“Jade lives with her friends Rex and Bo in a secluded mobile home, surrounded by a dense conifer hedge. At first sight, it seems like a normal friendship, but soon it turns out to be more like a hostage situation. Meanwhile, a woman is desperately trying to get through to Jade.”

Broken (14 min.) (Dir. Jillian Reeves, United States, 2020)

“A powerful, heart-rending story about a family coping with the effects of a loved one’s untreated mental illness while losing faith in the system that continues to fail them.”

Parlour Palm (24 min.) (Dir. Rebeccah Love, United States, 2020)

“An overworked lawyer attempts to care for his partner while she descends into a climate-change-anxiety fuelled manic episode.”


Alexandre the Fool / Alexander Odyssey (1 hr. 5 min.) (Dir. Pedro Pires, Canada, 2019)

“Fifteen years after a psychotic event on the South China Sea flipped his life upside down, Alex, a sensitive, refined, and schizophrenic man, is at a crossroads. His grand-mother and confidante, who would like to die with peace of mind, insists that he tries to find a girlfriend. His encounter with a young psychotic woman gives birth to an ardently passionate relationship, making him slowly drift away from his usual emotional boundaries. While the South China Sea’s troubled waters well up in his mind, he gradually isolates himself, in danger of being swallowed by paranoia’s unfathomable abyss. An intimate odyssey, at once troubling and sublime.”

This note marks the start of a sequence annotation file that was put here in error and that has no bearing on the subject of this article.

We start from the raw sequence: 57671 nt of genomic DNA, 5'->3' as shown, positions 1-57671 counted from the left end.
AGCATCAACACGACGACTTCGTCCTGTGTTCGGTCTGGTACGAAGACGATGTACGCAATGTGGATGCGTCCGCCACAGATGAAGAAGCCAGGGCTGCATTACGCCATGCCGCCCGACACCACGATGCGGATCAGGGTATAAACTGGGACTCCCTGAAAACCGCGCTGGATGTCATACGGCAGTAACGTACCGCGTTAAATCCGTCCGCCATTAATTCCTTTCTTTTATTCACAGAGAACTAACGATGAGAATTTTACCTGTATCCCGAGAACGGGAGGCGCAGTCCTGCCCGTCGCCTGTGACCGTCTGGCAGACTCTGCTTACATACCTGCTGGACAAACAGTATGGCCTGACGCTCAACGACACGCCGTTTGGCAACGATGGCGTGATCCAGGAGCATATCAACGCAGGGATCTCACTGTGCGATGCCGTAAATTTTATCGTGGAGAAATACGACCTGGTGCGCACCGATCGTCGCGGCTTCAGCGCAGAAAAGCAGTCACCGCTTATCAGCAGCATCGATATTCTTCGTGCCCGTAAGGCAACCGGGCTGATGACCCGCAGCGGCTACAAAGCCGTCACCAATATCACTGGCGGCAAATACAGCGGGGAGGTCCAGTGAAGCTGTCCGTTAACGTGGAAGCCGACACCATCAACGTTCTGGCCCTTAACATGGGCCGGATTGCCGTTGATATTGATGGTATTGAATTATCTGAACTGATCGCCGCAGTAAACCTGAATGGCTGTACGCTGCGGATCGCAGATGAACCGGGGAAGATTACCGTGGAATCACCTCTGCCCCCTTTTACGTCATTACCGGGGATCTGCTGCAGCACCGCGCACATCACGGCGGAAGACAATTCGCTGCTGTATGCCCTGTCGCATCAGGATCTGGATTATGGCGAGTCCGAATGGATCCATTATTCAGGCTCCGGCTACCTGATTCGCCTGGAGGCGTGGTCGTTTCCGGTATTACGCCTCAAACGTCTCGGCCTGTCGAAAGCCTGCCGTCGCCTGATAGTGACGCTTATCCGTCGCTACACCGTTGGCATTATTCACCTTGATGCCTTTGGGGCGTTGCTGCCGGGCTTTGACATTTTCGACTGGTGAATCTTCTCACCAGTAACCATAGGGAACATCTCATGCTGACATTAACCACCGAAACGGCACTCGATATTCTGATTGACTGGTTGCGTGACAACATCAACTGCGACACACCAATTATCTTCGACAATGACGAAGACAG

I’m Good Bro: Unmasking Black Male Depression (55 min.) (Dir. Corbin Coleman & Charles Crouch, United States, 2019)

“In this film we address the historical impact of depression in its many forms. From the roots of slavery, those who were formally incarcerated, the impact on day to day personal and professional relationships, and the effects on and from the church. This documentary follows the journey of individuals with firsthand experience dealing with depression from the perspective of those who have personally dealt with or who have been diagnosed with the disease. This film also provides professional insight from counselors, licensed professional therapists, and spiritual advisers.”

In Inside The Rain, writer-director Aaron Fisher plays college film student Benjamin Glass, who has ADHD, OCD, borderline personality disorder, and bipolar disorder. But he prefers to think of himself as “recklessly extravagant.”

Inside The Rain (1 hr. 30 min.) (Dir. Aaron Fisher, United States, 2019)

“College film student Benjamin Glass (played by writer-director Aaron Fisher) has it all: ADHD, OCD, borderline personality. And he’s also bipolar. But Glass is more than his diagnoses – he prefers the term ‘recklessly extravagant’– and he’s determined to prove his genius. When a misunderstanding threatens to expel him from college, Glass pushes back; he plans on recreating the incident on video, with the help of a moonlighting porn actress (Ellen Toland), to clear his name. But how will he raise the money for the film, when his parents dismiss the scheme as another manic episode?”

Riptide (1 hr. 30 min.) (Dir. Tim Barrow, United Kingdom, 2019)